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Bin Ling

Bin Ling is a J.S.D. candidate at Yale Law School, where he earned his LL.M. degree in 2006. Before initially coming to New Haven, he obtained his LL.B. degree in 2000 and his Ph.D. degree in 2005 from Peking University Law School, where he has been a full professor and a doctorial supervisor since 2014. He has also been a Visiting Scholar at Cornell Law School, Tilburg Law School, and the Center for Chinese Studies, University of Hawaii. Bin's academic interests lie mainly in legal theory (especially law and economics and sociology of law), constitutional history, and comparative law.

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Fernando Loayza Jordán

Fernando Loayza Jordán

Fernando Loayza Jordán is a J.S.D. candidate at Yale Law School, where he also obtained his LL.M. degree in 2020 and where he is currently serving as a Tutor in Law. Fernando has taught Economics and Law and Taxation at the Pontificia Universidad Católica del Perú and the Universidad del Pacífico. He has also worked in the private sector as a tax lawyer, and for the Tax Justice Network as a researcher. His thesis dissertation explores the interaction between the political economy of economic constitutions and the limits of liberal democracy, and his research areas include Constitutional Law, Taxation, Law and Political Economy, Public Policy, and Law & Economics.

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Sandra Magalang

Sandra Magalang

Sandra Mae Tolentino Magalang is a J.S.D. candidate at Yale Law School, where she obtained her LL.M. degree in 2020. In 2020-2021, Sandra was a Fox Visiting Fellow at Waseda University in Tokyo, Japan. Before coming to Yale, Sandra was a practicing lawyer specializing in litigation and arbitration, and worked on important constitutional litigation cases before the Philippine Supreme Court. She also taught constitutional law and administrative law at the University of the Philippines. Sandra's current research focuses on comparative constitutional law, international law, and legal history, particularly the intersection of imposed constitutionalism and U.S., Philippine, and Japanese constitutional development in the late 19th to early 20th century.

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María Gracia Naranjo-Ponce

María Gracia Naranjo-Ponce

María Gracia Naranjo Ponce is an Ecuadorian lawyer currently pursuing a J.S.D at Yale Law School, where she also obtained her LL.M. degree in 2022 as a Fulbright Scholar. Before coming to Yale, she was a practicing lawyer in the fields of tax law, private law, and dispute resolution, clerked at the Constitutional Court of Ecuador, and taught at Universidad San Francisco de Quito (USFQ). She is currently a professor at USFQ. María Gracia’s academic interests focus on tax law, private law, and dispute resolution. Her J.S.D research explores the substance over form doctrine and its potential conflicts with due process.

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Ellen Nohle

Ellen Nohle

Ellen Nohle is a JSD Candidate at Yale Law School, where she earned her LL.M. degree in 2021. She is a Salzburg Cutler Fellow and a Hansell Fellow at the YLS Center for Global Legal Challenges. Her research explores the intersection between governmental authority to use force and the individual obligation to disobey orders on the use of force. Ellen has trained in the Swedish Armed Forces, worked for the Swedish Ministry of Foreign Affairs and served as legal advisor for the ICRC in Geneva and Kabul. Ellen obtained her B.A. in Law from the University of Cambridge, and graduate degrees from the University of Oxford and the University for Peace.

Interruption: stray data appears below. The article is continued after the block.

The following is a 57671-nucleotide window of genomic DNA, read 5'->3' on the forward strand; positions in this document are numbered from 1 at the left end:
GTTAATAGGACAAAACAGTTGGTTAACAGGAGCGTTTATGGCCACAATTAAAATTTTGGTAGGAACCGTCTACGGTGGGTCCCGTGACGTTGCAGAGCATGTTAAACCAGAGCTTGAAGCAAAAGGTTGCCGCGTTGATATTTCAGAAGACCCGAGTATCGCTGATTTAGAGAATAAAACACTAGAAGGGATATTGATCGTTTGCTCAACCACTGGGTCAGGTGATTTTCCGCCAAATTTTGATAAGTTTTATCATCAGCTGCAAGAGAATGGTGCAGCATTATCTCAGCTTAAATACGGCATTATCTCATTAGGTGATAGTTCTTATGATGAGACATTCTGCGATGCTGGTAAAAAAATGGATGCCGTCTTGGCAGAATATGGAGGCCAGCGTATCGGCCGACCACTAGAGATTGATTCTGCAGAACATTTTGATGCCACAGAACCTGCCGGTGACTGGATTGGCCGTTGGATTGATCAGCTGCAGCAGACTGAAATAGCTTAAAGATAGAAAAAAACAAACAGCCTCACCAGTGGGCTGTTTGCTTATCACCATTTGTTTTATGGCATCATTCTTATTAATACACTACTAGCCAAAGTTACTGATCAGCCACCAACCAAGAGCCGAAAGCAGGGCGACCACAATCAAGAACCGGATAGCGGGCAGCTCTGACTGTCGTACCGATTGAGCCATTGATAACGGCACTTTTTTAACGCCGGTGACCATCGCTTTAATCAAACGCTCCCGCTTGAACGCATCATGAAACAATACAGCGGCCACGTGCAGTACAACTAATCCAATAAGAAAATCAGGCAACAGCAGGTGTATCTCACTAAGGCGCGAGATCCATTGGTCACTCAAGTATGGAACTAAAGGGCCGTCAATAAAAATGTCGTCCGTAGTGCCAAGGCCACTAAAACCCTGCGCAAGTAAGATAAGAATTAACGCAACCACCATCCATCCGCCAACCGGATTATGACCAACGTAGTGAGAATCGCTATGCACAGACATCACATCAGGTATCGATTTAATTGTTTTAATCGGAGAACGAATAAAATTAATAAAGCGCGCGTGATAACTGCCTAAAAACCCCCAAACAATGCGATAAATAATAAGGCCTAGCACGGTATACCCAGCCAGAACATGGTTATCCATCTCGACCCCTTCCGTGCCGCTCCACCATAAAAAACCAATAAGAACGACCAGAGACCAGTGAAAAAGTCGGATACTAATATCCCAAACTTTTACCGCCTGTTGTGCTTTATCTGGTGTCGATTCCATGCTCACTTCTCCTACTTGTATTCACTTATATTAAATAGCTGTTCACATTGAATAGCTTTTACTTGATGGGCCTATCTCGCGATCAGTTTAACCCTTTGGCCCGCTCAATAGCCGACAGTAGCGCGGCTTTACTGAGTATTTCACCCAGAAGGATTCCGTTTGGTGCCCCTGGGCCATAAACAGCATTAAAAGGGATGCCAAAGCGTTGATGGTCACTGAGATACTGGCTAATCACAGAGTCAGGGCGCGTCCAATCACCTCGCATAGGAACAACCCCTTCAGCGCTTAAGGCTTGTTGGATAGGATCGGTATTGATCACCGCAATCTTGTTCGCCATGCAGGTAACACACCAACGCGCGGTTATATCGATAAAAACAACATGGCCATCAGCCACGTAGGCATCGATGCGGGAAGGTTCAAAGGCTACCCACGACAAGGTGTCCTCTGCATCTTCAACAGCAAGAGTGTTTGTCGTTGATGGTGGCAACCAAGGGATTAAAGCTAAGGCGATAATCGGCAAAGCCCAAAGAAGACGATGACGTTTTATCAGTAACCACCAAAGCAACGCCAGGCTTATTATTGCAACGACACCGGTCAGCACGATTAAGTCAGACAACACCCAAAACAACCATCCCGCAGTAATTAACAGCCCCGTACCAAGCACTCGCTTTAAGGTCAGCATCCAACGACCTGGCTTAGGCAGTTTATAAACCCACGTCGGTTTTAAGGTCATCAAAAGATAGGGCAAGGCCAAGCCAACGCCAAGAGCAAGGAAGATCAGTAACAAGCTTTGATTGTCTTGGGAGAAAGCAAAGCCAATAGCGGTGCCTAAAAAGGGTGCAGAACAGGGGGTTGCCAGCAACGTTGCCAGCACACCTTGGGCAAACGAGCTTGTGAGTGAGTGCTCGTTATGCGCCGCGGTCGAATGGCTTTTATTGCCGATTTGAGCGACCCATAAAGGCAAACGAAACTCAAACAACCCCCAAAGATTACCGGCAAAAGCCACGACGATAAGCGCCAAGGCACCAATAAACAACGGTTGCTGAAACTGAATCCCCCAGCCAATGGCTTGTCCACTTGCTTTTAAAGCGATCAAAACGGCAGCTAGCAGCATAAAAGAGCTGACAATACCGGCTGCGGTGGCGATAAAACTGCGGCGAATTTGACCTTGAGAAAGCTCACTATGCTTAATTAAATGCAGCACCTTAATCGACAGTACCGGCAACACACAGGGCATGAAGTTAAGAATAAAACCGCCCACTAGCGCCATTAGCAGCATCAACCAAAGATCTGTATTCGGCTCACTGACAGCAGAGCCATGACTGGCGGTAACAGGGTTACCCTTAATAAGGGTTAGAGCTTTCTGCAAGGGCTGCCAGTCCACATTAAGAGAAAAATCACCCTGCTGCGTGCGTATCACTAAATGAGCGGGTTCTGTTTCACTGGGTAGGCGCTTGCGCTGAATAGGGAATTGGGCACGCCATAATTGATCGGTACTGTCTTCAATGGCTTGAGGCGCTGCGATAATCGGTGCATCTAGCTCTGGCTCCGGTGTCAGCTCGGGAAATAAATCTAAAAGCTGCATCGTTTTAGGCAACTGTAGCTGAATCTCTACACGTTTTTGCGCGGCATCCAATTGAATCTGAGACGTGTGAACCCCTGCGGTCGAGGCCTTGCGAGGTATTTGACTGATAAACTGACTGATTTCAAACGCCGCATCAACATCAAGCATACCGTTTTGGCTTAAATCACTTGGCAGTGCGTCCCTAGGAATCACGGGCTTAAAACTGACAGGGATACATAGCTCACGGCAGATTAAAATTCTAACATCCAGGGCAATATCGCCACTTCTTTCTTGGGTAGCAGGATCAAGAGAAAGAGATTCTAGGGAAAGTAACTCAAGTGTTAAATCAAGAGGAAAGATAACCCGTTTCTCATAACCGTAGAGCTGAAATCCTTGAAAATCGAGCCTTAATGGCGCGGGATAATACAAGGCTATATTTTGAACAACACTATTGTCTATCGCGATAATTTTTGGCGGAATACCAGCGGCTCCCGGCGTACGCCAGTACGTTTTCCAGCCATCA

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Rafael Nunes

Rafael Nunes

Rafael is a J.S.D. Candidate at Yale Law School (2019-) and an Information Society Project resident fellow at Yale Law School, researching issues of law and technology, information policy, and platform regulation. He was a guest researcher at the Social Science Research Center of Berlin (WZB) and a Yale Public Interest Fellow at Access Now (2020-21). He was a Fox Fellow at El Colegio de Mexico (2018-2019). He holds an LL.M. from Yale Law School (2018), a Master of Laws from the University of São Paulo (2015), and a Bachelor of Laws (LLB) from Federal University of Maranhão (2013).

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Thomaz Pereira

Thomaz Pereira is a J.S.D. candidate at Yale Law School, where he served as Tutor in Law from 2012 to 2014. He is currently a Professor at FGV Direito Rio in Brazil and was a Visiting Professor at National Law University, Delhi, in India. Prior to coming to Yale, Thomaz worked as Law Clerk to the Chief Justice of the Supreme Court of Brazil, as Chief of Staff to the President of the Brazilian National Council of Justice, and as a full-time researcher at FGV Direito SP. His academic interests include the fields of constitutional law and theory, comparative law, legal and political history, legal and political theory, and civil procedure.

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Sanjayan Rajasingham

Sanjayan Rajasingham

Sanjayan Rajasingham’s research focuses on constitutional law in Buddhist-majority contexts. Born in Colombo, Sri Lanka, he has an LL.B. from the University of Colombo and an LL.M. from Yale Law School; he has also taught law at the University of Jaffna, Sri Lanka, between 2017-2018. His dissertation theorizes the relationship between law and religion through the experience of global South states – in this case, Theravada Buddhism in Sri Lanka and Thailand. As part of his doctoral work, he was a Yale Fox Fellow at the National University of Singapore (2020-2021) and a Visiting Researcher on a Yale MacMillan Center Fellowship at Thammasat University, Thailand (2021-2022). He has research fluency in English, Tamil, Sinhala and Thai.